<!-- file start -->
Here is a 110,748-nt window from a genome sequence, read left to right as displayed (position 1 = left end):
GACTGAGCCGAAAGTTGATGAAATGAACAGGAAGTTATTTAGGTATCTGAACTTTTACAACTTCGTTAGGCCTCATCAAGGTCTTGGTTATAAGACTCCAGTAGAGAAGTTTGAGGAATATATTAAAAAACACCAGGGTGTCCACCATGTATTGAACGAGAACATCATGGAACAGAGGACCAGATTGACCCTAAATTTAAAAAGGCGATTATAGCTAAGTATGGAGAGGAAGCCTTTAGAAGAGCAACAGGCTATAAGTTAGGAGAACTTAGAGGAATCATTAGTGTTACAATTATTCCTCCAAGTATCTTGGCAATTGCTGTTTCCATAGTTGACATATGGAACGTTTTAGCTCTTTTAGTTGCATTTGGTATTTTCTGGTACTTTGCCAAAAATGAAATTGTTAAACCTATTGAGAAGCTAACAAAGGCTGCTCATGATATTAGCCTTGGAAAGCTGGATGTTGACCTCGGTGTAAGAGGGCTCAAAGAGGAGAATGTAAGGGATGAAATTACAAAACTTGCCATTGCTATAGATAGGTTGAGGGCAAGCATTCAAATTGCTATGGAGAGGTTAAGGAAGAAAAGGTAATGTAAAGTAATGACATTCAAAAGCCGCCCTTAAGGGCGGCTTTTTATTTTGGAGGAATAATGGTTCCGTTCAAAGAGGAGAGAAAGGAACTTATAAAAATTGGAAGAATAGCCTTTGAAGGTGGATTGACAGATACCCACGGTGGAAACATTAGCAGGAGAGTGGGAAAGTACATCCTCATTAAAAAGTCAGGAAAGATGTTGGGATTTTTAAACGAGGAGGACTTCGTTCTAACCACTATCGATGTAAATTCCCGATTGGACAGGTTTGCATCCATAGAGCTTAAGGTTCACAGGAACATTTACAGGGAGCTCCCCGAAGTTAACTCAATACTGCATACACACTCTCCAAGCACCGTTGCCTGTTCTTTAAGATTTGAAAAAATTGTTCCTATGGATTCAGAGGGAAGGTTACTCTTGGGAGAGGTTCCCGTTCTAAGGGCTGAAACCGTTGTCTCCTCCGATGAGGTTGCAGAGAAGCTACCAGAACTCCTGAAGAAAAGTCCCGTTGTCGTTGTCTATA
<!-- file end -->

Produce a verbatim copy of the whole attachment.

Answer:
Here is a 110,748-nt window from a genome sequence, read left to right as displayed (position 1 = left end):
GACTGAGCCGAAAGTTGATGAAATGAACAGGAAGTTATTTAGGTATCTGAACTTTTACAACTTCGTTAGGCCTCATCAAGGTCTTGGTTATAAGACTCCAGTAGAGAAGTTTGAGGAATATATTAAAAAACACCAGGGTGTCCACCATGTATTGAACGAGAACATCATGGAACAGAGGACCAGATTGACCCTAAATTTAAAAAGGCGATTATAGCTAAGTATGGAGAGGAAGCCTTTAGAAGAGCAACAGGCTATAAGTTAGGAGAACTTAGAGGAATCATTAGTGTTACAATTATTCCTCCAAGTATCTTGGCAATTGCTGTTTCCATAGTTGACATATGGAACGTTTTAGCTCTTTTAGTTGCATTTGGTATTTTCTGGTACTTTGCCAAAAATGAAATTGTTAAACCTATTGAGAAGCTAACAAAGGCTGCTCATGATATTAGCCTTGGAAAGCTGGATGTTGACCTCGGTGTAAGAGGGCTCAAAGAGGAGAATGTAAGGGATGAAATTACAAAACTTGCCATTGCTATAGATAGGTTGAGGGCAAGCATTCAAATTGCTATGGAGAGGTTAAGGAAGAAAAGGTAATGTAAAGTAATGACATTCAAAAGCCGCCCTTAAGGGCGGCTTTTTATTTTGGAGGAATAATGGTTCCGTTCAAAGAGGAGAGAAAGGAACTTATAAAAATTGGAAGAATAGCCTTTGAAGGTGGATTGACAGATACCCACGGTGGAAACATTAGCAGGAGAGTGGGAAAGTACATCCTCATTAAAAAGTCAGGAAAGATGTTGGGATTTTTAAACGAGGAGGACTTCGTTCTAACCACTATCGATGTAAATTCCCGATTGGACAGGTTTGCATCCATAGAGCTTAAGGTTCACAGGAACATTTACAGGGAGCTCCCCGAAGTTAACTCAATACTGCATACACACTCTCCAAGCACCGTTGCCTGTTCTTTAAGATTTGAAAAAATTGTTCCTATGGATTCAGAGGGAAGGTTACTCTTGGGAGAGGTTCCCGTTCTAAGGGCTGAAACCGTTGTCTCCTCCGATGAGGTTGCAGAGAAGCTACCAGAACTCCTGAAGAAAAGTCCCGTTGTCGTTGTCTATA